A new Knowledge Transfer Partnership (KTP) between battery and renewable energy innovation company AceOn, the University of Wolverhampton, and Innovate UK is set to revolutionize the future of battery technology.
The partnership aims to tackle the efficiency and safety challenges of batteries and electronics. One major issue is suboptimal thermal management, which can lead to battery failure, reduced capacity, and even fires in electric vehicles. To address this, the partnership has appointed Dr. John Robinson, an expert in Advanced Materials and Additive Manufacturing, to drive growth and innovation and explore the application of cutting-edge engineering techniques, particularly metal 3D printing.
By combining their respective expertise, the team is working on innovative new ideas to enhance thermal management in battery storage electronics and systems. They are also exploring the potential of multi-material 3D printing to manufacture insulator, conductor, and semiconductor materials simultaneously.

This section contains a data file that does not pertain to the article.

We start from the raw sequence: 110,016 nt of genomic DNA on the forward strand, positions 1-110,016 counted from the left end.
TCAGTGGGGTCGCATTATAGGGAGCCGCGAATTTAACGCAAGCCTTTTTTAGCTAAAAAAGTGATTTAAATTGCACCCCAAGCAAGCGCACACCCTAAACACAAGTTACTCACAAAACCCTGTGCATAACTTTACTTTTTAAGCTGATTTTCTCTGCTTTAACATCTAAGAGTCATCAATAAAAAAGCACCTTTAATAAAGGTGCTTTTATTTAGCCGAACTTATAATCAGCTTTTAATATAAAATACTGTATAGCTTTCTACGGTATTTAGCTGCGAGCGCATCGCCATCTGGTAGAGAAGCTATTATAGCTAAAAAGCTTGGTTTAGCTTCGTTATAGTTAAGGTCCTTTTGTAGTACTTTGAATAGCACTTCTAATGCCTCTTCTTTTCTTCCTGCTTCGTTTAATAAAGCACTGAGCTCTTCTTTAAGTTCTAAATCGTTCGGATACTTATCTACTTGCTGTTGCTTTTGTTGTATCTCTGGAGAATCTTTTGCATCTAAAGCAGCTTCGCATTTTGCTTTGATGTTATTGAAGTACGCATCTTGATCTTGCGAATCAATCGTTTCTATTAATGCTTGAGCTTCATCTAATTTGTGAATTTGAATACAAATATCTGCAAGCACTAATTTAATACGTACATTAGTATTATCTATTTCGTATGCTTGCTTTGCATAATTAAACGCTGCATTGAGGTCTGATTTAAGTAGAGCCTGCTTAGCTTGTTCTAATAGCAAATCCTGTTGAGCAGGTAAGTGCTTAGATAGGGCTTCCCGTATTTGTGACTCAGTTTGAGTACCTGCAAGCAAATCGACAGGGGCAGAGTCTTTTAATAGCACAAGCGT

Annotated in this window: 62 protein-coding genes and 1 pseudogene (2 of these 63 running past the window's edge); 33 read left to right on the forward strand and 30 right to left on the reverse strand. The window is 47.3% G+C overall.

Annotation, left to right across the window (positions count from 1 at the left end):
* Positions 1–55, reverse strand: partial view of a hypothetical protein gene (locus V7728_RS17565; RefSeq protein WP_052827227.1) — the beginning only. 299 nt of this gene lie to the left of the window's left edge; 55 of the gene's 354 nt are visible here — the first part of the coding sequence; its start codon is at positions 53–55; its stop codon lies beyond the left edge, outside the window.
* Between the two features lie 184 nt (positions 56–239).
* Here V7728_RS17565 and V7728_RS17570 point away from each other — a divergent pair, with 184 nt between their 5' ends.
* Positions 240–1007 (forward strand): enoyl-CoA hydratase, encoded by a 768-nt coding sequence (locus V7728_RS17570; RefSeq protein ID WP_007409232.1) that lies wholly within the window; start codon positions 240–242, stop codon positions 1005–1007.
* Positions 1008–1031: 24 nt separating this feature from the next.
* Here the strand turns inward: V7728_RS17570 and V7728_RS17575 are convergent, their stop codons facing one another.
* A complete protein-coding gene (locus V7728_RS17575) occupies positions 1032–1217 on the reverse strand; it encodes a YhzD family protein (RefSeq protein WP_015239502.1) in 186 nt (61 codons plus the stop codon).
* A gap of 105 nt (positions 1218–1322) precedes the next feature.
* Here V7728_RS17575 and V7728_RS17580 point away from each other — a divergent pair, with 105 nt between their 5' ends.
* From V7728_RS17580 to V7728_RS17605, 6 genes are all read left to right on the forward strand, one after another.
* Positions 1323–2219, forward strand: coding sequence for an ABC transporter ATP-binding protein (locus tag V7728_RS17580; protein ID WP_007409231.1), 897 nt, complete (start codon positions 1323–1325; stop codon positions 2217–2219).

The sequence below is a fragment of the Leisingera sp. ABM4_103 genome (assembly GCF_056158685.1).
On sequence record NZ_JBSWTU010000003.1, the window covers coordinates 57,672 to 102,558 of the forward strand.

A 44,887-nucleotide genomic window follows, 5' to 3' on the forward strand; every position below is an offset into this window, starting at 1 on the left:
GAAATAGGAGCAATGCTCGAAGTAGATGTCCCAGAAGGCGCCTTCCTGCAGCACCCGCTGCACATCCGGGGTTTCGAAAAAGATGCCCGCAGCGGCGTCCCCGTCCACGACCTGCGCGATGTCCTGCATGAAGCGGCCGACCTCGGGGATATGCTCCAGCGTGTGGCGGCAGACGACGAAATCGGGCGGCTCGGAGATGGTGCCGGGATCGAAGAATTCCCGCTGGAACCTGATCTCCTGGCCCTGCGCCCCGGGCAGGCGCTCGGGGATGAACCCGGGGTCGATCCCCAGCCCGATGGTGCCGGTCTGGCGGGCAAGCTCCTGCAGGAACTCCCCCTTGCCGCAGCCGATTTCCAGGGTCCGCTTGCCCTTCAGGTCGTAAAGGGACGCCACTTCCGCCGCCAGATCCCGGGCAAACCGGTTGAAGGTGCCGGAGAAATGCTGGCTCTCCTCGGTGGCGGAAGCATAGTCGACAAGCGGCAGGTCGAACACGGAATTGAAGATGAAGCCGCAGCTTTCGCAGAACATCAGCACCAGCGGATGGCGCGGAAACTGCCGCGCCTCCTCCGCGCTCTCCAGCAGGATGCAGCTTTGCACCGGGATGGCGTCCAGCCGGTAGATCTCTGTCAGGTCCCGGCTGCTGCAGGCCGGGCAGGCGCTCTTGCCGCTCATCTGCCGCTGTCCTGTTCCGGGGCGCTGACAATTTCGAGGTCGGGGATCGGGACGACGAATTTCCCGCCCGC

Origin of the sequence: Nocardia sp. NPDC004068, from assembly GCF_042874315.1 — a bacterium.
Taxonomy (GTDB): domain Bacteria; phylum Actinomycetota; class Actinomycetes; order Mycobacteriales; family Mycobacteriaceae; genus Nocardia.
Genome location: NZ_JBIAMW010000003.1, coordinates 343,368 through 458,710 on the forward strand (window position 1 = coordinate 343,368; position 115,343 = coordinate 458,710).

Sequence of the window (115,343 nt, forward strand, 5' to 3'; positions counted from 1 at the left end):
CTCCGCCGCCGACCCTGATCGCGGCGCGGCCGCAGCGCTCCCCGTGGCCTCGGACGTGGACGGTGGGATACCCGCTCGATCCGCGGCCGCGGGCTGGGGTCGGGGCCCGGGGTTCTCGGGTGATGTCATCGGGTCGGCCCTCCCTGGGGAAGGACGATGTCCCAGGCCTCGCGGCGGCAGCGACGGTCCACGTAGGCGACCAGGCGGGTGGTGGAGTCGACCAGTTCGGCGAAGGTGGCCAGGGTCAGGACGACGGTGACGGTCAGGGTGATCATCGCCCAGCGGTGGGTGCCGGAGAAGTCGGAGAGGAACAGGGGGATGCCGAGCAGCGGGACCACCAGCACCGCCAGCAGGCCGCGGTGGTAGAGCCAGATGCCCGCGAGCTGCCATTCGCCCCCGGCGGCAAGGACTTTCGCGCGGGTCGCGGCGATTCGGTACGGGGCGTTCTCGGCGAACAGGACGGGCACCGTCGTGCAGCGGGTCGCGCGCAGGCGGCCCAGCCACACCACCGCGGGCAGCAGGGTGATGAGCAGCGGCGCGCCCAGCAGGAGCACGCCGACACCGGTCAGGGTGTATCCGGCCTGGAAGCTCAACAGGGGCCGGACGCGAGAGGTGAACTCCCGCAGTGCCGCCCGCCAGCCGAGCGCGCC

“We have all been on a huge learning curve since John started with us last year,” said AceOn Group managing director Mark Thompson.
“He didn’t know much about batteries and electronics and we didn’t know much about additive printing! But we have had the opportunity to learn from each other over the past 12 months and to look at the innovation challenges we are facing from two very different standpoints and that’s been transformative.”
The solutions developed through this partnership hold the promise of greatly improving battery safety and performance, as well as advancing second-life battery applications. To further their research, the team has applied for UKRI Future Leadership Fellowship funding to establish a dedicated research and development arm at AceOn.
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